One of the latest versions of the Model 250 is the -C40, which has only a centrifugal compressor producing a pressure ratio of 9.2:1, at an airflow of 6.1 lb/s (2.8 kg/s), and develops, at the shaft, 715 hp (533 kW).

Variants

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250-B15
250-B15A
250-B15C
250-B15G
250-B17
250-B17B
250-B17C
250-B17D
250-B17Fg
250-B17F/1
250-B17F/2
250-C10D
250-C18
317 hp (236 kW)
250-C18A
317 hp (236 kW)
250-C20
250-C20B
250-C20F
250-C20J
420 hp (310 kW)
250-C20R
250-C20R/1
250-C20R/2
250-C20R/4
250-C20S
250-C20W
250-C22B
250-C28
250-C28B
250-C28C
250-C30
250-C30G
250-C30G/2
250-C30M
250-C30P
250-C30R
250-C30R/3
250-C30R/3M
250-C30S
250-C30U
250-C34
250-C40B
250-C47B
250-C47E[3]
250-C47M
250-E3
Experimental engine containing a regenerative heat exchanger. First regenerative engine to fully power a VTOL aircraft in flight. Ran on a Hughes YOH-6A Light Observation Helicopter in 1967. 185 lb (84 kg) engine delivering 280 hp (210 kW).[4]
T63-A-5
T63-A-5A
T63-A-700
317 hp (236 kW)
T63-A-720
420 hp (310 kW)
T703-AD-700
Soloy Turbine-Pac
Typically 2x 250-C20S driving a single propeller via a combining gearbox, able to operate individually.
Mitsubishi CT63
Licence production for Kawasaki-Hughes 500 / OH-6A helicopters.

Applications

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Fixed-wing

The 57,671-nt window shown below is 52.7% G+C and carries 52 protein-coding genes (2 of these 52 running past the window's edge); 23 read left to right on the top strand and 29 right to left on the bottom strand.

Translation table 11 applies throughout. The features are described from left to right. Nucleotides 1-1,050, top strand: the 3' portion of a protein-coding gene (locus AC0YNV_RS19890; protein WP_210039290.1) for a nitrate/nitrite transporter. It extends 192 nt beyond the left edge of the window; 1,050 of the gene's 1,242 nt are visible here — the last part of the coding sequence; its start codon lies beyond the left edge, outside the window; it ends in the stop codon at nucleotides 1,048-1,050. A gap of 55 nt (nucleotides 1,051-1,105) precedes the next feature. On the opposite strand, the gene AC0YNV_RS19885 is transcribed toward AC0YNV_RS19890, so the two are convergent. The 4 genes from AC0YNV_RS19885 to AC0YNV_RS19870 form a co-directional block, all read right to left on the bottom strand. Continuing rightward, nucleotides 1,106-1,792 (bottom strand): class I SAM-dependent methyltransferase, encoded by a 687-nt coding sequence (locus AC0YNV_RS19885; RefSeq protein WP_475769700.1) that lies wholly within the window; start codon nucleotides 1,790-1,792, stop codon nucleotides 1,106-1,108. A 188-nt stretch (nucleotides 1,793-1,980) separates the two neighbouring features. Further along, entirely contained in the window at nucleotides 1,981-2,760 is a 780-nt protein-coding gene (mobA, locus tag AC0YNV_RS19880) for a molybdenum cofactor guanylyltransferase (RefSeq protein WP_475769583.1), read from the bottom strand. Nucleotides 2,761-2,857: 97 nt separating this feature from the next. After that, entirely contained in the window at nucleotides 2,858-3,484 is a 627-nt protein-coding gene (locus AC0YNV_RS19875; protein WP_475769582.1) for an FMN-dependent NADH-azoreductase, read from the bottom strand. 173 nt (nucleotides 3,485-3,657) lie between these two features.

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Rotary-wing

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Other applications

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Engines on display

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Specifications Model 250-C18 (T63-A-700)

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Data from The Instrumentation Design And Control of a T63-A-700 Gas Turbine Engine [6]

General characteristics

  • Type: Turboshaft
  • Length: 40.5 in (1,029 mm)
  • Diameter: 22.5 in (572 mm)
  • Dry weight: 138.5 lb (63 kg) dry

Components

  • Compressor: 6-stage axial + 1-stage centrifugal compressors
  • Combustors: Single can combustion chamber
  • Turbine: 2-stage axial gas generator power turbine + 2-stage axial free-power output turbine
  • Fuel type: JP-4 aviation kerosene (alternatively JP-1 or JP-5)
  • Oil system: pressure spray/splash, dry sump

Performance

  • Maximum power output: 317 hp (236 kW) for take-off, Sea Level 59 °F (15 °C) NH 51,600rpm NL 35,000rpm Nout 6,000rpm
  • Overall pressure ratio: 6.2:1
  • Air mass flow: 3.3 lb/s (1.5 kg/s)
  • Turbine inlet temperature: 1,380 °F (750 °C)@Power Turbine Inlet
  • Specific fuel consumption: 0.697 lb/hp·h (0.424 kg/kW·h)
  • Power-to-weight ratio: 2.289 hp/lb (3.765 kW/kg)

See also

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Related development

References

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  1. ^ "Archived copy" (PDF). Archived from the original (PDF) on 4 October 2016. Retrieved 14 March 2016.{{cite web}}: CS1 maint: archived copy as title (link)
  2. ^ "Atlas Aviation - rolls royce allison model 250 application". Archived from the original on 24 August 2006. Retrieved 9 November 2016.
  3. ^ "Press releases". www.rolls-royce.com. Retrieved 1 June 2018.
  4. ^ McCardle, John J., ed. (20 October 1967). "Allison regenerative engine first to 'go it alone' in flight". AllisoNews. Vol. 27, no. 8. p. 1. OCLC 42343144.
  5. ^ "Engines List". City of Norwich Aviation Museum. Retrieved 27 August 2023.
  6. ^ Haas, David William (1996). The Instrumentation Design And Control of a T63-A-700 Gas Turbine Engine. Monterey California: Naval Postgraduate School.